Take a look at ionice. From man ionice: This program sets or gets the io scheduling class and priority for a program. If no arguments or just -p is given, ionice will query the current io scheduling class and priority for that process. To run du with the "idle" I/O class, which is the lowest priority available, you can do something like this: ionice ...


du -sh is a good place to start. The options are (from man du): -s, --summarize display only a total for each argument -h, --human-readable print sizes in human readable format (e.g., 1K 234M 2G) To check more than one directory and see the total, use du -sch: -c, --total produce a grand total


If you allow others to log on to your system, via ssh, for example, having these 5% blocks reserved ensures external users cannot fill the disk. Even if you don't allow others to log in to your system, the reserved blocks prevents programs not running as root from filling your disk.


find -maxdepth 1 -type d | while read -r dir; do printf "%s:\t" "$dir"; find "$dir" -type f | wc -l; done Thanks to Gilles and xenoterracide for safety/compatability fixes. The first part: find -maxdepth 1 -type d will return a list of all directories in the current working directory. This is piped to... The second part: while read -r dir; do begins a ...


Try using the -k flag to count 1K blocks intead of using human-readable. Then, you have a common unit and can easily do a numeric sort. du -ck | sort -n You don't explictly require human units, but if you did, then there are a bunch of ways to do it. Many seem to use the 1K block technique above, and then make a second call to du. ...


Try: find / -xdev -type f -size +100M It lists all files that has size bigger than 100M. If you want to know about directory, you can try ncdu. If you aren't running Linux, you may need to use -size +204800 or -size +104857600c, as the M suffix to mean megabytes isn't in POSIX. find / -xdev -type f -size +102400000c


The --inodes option to df will tell you how many inodes are reserved for use. For example: $ df --inodes / /home Filesystem Inodes IUsed IFree IUse% Mounted on /dev/sda1 3981312 641704 3339608 17% / /dev/sda8 30588928 332207 30256721 2% /home $ sudo find / -xdev -print | wc -l 642070 $ sudo find /home -print | wc ...


You've almost found it :) du -ch --exclude=./relative/path/to/uploads Note no asterisk at the end. The asterisk means all subdirectories under "upload" should be omitted - but not the files directly in that directory.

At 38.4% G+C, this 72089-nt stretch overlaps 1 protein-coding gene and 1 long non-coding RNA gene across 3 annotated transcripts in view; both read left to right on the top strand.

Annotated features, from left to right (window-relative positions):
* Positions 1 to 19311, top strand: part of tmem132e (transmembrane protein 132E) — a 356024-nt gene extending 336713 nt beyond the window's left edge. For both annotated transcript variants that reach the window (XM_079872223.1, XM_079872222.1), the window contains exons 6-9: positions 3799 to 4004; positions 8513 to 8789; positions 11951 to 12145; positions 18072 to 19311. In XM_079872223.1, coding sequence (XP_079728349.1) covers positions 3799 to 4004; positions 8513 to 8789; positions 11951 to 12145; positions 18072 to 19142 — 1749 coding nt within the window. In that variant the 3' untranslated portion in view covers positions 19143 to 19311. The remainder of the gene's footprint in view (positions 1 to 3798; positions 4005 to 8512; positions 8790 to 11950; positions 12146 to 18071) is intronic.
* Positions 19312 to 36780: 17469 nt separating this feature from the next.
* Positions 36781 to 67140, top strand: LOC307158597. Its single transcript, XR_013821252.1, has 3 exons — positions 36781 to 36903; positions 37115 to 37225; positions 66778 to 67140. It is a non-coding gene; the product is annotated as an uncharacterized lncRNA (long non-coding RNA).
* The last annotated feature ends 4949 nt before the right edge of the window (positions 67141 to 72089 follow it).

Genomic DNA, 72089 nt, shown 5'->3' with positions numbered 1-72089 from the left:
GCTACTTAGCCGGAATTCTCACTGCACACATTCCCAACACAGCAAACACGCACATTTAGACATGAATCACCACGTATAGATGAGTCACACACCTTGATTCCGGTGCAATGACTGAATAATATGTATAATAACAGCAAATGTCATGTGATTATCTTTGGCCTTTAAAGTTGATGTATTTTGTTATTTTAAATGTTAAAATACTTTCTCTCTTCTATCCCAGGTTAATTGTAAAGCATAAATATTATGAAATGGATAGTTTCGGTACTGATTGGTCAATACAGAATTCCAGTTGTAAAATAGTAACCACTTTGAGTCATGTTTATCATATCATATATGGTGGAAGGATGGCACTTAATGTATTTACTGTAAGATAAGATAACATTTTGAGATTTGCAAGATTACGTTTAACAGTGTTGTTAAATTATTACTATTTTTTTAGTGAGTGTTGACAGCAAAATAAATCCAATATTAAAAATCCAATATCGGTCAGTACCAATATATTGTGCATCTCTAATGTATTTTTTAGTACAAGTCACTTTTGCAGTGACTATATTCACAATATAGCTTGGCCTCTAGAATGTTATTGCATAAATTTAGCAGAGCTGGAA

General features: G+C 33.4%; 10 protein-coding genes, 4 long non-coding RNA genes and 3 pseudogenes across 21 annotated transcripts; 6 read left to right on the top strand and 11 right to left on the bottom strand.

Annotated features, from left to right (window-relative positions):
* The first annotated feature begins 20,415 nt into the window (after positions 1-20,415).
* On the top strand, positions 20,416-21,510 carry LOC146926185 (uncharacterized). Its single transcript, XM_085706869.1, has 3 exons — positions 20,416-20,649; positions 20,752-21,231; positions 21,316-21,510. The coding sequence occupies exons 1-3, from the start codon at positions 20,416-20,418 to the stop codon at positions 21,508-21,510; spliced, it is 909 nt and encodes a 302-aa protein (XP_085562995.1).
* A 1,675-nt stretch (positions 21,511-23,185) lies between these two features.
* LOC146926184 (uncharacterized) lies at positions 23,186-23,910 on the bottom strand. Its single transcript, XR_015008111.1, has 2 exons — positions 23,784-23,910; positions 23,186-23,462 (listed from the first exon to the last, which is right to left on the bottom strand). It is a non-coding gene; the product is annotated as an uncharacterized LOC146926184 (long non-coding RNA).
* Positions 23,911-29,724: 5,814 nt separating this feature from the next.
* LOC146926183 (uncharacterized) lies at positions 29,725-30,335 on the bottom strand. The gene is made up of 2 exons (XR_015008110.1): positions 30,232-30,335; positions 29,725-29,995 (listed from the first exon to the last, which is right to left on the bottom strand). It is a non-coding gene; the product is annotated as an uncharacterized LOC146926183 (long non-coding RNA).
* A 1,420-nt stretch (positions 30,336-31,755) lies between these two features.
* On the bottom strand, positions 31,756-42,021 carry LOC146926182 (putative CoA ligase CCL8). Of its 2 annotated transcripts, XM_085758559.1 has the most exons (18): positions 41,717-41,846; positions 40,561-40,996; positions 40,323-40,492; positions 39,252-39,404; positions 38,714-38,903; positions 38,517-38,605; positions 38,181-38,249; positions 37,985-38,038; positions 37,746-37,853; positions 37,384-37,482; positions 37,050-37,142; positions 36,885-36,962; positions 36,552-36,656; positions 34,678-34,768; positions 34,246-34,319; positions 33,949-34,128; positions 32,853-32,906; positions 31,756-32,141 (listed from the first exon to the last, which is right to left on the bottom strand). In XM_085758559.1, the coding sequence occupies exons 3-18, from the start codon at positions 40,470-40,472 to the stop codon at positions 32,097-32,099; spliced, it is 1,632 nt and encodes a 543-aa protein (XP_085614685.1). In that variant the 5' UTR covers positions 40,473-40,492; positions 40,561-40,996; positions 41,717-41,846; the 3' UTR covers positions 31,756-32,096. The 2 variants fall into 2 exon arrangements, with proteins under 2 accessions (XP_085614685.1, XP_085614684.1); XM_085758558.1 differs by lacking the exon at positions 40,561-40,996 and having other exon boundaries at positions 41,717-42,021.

Easiest is to run wajig large. The package should be an apt-install-away. Here's two links for other ways of doing it: List your largest installed packages (on Debian/Ubuntu) LIst all installed packages in size order Also remember that the installed size is just part of the space taken up by packages. The compressed version is probably still in the ...


Try doing this : du -s dir or du -sh dir needs -h support, depends of your OS. See man du


I usually use the -exec utility. Like this: find . -type f -exec du -a {} + I tried it both on bash and ksh with GNU find. I never tried AIX, but I'm sure your version of find has some -exec syntax. The following snippet sorts the list, largest first: find . -type f -exec du -a {} + | sort -n -r | less


It will happen if you have sparse files: $ mkdir test; cd test $ truncate -s 1000000000 file-with-zeroes $ ls -l total 0 -rw-r--r-- 1 gim gim 1000000000 03-08 22:18 file-with-zeroes A sparse file is a file which has not been populated with filesystem blocks (or only partially). When you read a non-populated zone of a sparse file you will obtain zeros. ...


Most probably this is ext2, ext3 or ext4 file system which reserve a few percent of disk space (by default 5%) to be used only by specified users (usually root). If you create file system with mke2fs then -m option is what you are looking for: -m reserved-blocks-percentage Specify the percentage of the filesystem blocks reserved for the ...


tar -c data_dir | wc -c without compression or tar -cz data_dir | wc -c with gzip compression or tar -cj data_dir | wc -c with bzip2 compression will print the size of the archive that would be created in bytes, without writing to disk. You can then compare that to the amount of free space on your target device. You can check the size of the data ...


The easiest way (without installing extra packages) is: dpkg-query -Wf '${Installed-Size}\t${Package}\n' | sort -n which displays packages in size order, largest package last.


Try this for "diskfree": df -h The "-h" option makes the output "human-readable".